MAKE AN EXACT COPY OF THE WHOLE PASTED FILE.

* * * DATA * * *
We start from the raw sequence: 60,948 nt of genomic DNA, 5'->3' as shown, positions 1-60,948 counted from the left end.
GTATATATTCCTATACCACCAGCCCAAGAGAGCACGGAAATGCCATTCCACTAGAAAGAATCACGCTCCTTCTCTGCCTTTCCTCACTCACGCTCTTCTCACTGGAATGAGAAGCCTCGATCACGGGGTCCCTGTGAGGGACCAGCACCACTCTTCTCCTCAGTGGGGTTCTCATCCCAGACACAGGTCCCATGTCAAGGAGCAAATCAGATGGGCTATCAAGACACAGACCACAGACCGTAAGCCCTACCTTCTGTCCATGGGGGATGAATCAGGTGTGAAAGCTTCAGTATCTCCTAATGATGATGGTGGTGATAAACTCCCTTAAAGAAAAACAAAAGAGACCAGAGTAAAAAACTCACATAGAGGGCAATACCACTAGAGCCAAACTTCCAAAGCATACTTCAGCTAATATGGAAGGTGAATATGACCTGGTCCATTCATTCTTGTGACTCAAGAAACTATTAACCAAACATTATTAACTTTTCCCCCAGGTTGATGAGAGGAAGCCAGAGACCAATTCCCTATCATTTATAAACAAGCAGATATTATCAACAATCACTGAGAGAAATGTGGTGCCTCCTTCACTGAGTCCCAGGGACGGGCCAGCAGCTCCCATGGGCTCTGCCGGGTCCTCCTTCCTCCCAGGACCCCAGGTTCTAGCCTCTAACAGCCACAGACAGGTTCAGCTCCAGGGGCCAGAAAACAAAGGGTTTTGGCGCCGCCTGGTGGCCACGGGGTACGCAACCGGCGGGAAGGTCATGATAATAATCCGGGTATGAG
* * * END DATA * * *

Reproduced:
We start from the raw sequence: 60,948 nt of genomic DNA, 5'->3' as shown, positions 1-60,948 counted from the left end.
GTATATATTCCTATACCACCAGCCCAAGAGAGCACGGAAATGCCATTCCACTAGAAAGAATCACGCTCCTTCTCTGCCTTTCCTCACTCACGCTCTTCTCACTGGAATGAGAAGCCTCGATCACGGGGTCCCTGTGAGGGACCAGCACCACTCTTCTCCTCAGTGGGGTTCTCATCCCAGACACAGGTCCCATGTCAAGGAGCAAATCAGATGGGCTATCAAGACACAGACCACAGACCGTAAGCCCTACCTTCTGTCCATGGGGGATGAATCAGGTGTGAAAGCTTCAGTATCTCCTAATGATGATGGTGGTGATAAACTCCCTTAAAGAAAAACAAAAGAGACCAGAGTAAAAAACTCACATAGAGGGCAATACCACTAGAGCCAAACTTCCAAAGCATACTTCAGCTAATATGGAAGGTGAATATGACCTGGTCCATTCATTCTTGTGACTCAAGAAACTATTAACCAAACATTATTAACTTTTCCCCCAGGTTGATGAGAGGAAGCCAGAGACCAATTCCCTATCATTTATAAACAAGCAGATATTATCAACAATCACTGAGAGAAATGTGGTGCCTCCTTCACTGAGTCCCAGGGACGGGCCAGCAGCTCCCATGGGCTCTGCCGGGTCCTCCTTCCTCCCAGGACCCCAGGTTCTAGCCTCTAACAGCCACAGACAGGTTCAGCTCCAGGGGCCAGAAAACAAAGGGTTTTGGCGCCGCCTGGTGGCCACGGGGTACGCAACCGGCGGGAAGGTCATGATAATAATCCGGGTATGAG